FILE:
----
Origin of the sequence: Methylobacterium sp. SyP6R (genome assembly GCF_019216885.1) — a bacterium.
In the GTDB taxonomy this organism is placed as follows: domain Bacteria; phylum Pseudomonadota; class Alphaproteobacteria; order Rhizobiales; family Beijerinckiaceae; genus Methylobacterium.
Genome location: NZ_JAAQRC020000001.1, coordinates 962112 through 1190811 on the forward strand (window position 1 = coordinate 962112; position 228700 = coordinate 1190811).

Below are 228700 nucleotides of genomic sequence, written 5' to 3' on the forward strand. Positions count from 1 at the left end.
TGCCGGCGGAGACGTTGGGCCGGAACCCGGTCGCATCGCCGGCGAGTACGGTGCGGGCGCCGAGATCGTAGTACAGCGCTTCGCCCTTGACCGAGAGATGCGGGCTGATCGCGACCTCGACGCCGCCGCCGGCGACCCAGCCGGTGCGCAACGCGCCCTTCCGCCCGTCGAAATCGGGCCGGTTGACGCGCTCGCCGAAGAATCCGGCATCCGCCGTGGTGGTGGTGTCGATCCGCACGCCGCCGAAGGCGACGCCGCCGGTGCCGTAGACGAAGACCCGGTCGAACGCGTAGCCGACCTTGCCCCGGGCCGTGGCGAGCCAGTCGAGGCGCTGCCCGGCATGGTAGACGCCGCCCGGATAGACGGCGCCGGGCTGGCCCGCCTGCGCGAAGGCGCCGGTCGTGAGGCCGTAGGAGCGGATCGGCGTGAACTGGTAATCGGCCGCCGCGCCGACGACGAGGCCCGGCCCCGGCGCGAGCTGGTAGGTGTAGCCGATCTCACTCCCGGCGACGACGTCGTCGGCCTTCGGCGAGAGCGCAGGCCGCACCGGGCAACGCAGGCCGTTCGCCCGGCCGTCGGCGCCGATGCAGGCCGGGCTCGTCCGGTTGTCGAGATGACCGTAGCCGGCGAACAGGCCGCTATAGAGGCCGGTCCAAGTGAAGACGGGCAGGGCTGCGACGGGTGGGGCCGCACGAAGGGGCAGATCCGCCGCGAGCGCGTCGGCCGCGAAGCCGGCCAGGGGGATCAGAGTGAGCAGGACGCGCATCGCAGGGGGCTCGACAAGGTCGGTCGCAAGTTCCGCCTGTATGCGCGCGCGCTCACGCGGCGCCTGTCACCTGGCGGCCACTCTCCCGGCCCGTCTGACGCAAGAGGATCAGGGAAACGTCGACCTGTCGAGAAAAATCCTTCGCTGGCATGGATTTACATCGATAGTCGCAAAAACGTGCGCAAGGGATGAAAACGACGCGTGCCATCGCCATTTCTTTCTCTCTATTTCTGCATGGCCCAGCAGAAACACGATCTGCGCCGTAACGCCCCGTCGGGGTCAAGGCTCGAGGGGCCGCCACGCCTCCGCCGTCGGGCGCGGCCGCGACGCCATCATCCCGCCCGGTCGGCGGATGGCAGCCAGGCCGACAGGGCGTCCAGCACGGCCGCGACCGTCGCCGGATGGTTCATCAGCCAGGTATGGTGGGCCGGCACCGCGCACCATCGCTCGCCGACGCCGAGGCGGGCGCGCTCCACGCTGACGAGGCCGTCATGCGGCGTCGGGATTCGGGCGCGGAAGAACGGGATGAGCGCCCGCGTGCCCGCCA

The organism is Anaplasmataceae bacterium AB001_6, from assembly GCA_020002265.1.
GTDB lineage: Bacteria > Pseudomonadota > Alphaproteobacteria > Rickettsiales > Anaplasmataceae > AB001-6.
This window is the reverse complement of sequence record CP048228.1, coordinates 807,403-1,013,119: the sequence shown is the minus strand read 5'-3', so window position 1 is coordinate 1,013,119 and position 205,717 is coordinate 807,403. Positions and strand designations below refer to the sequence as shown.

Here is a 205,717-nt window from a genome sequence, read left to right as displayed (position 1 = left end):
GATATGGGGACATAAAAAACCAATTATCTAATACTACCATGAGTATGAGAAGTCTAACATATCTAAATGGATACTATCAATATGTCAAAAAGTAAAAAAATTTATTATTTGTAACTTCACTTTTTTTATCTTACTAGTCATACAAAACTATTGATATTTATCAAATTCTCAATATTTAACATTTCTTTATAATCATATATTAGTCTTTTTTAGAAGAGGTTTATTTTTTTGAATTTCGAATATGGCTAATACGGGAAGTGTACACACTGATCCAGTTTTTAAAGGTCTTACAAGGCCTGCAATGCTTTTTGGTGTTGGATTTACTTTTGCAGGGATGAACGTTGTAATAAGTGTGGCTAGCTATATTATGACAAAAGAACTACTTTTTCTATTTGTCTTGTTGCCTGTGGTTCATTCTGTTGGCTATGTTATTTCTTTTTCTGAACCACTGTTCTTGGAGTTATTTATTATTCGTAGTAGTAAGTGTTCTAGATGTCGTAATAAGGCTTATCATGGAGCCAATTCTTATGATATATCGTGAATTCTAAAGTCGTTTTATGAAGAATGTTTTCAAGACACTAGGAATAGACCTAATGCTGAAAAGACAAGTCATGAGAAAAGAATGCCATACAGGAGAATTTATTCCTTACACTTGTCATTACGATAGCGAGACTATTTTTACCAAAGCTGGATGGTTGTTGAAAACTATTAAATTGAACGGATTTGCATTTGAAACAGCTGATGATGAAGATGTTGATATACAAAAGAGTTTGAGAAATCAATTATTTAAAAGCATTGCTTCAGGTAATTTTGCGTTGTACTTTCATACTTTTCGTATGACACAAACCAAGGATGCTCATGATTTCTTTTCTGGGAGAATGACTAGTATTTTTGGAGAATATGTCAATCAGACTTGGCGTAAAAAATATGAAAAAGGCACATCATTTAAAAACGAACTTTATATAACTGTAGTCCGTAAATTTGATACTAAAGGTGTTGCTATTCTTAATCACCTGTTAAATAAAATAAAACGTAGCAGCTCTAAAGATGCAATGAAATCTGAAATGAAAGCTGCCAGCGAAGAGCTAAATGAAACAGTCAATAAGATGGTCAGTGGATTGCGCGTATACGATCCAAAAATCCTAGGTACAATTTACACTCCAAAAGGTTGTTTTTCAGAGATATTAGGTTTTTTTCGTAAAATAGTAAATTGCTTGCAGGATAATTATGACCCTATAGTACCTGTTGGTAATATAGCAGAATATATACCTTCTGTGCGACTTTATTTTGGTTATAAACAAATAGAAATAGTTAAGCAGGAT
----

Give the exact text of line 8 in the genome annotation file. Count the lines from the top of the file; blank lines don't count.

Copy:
This window is the reverse complement of sequence record CP048228.1, coordinates 807,403-1,013,119: the sequence shown is the minus strand read 5'-3', so window position 1 is coordinate 1,013,119 and position 205,717 is coordinate 807,403. Positions and strand designations below refer to the sequence as shown.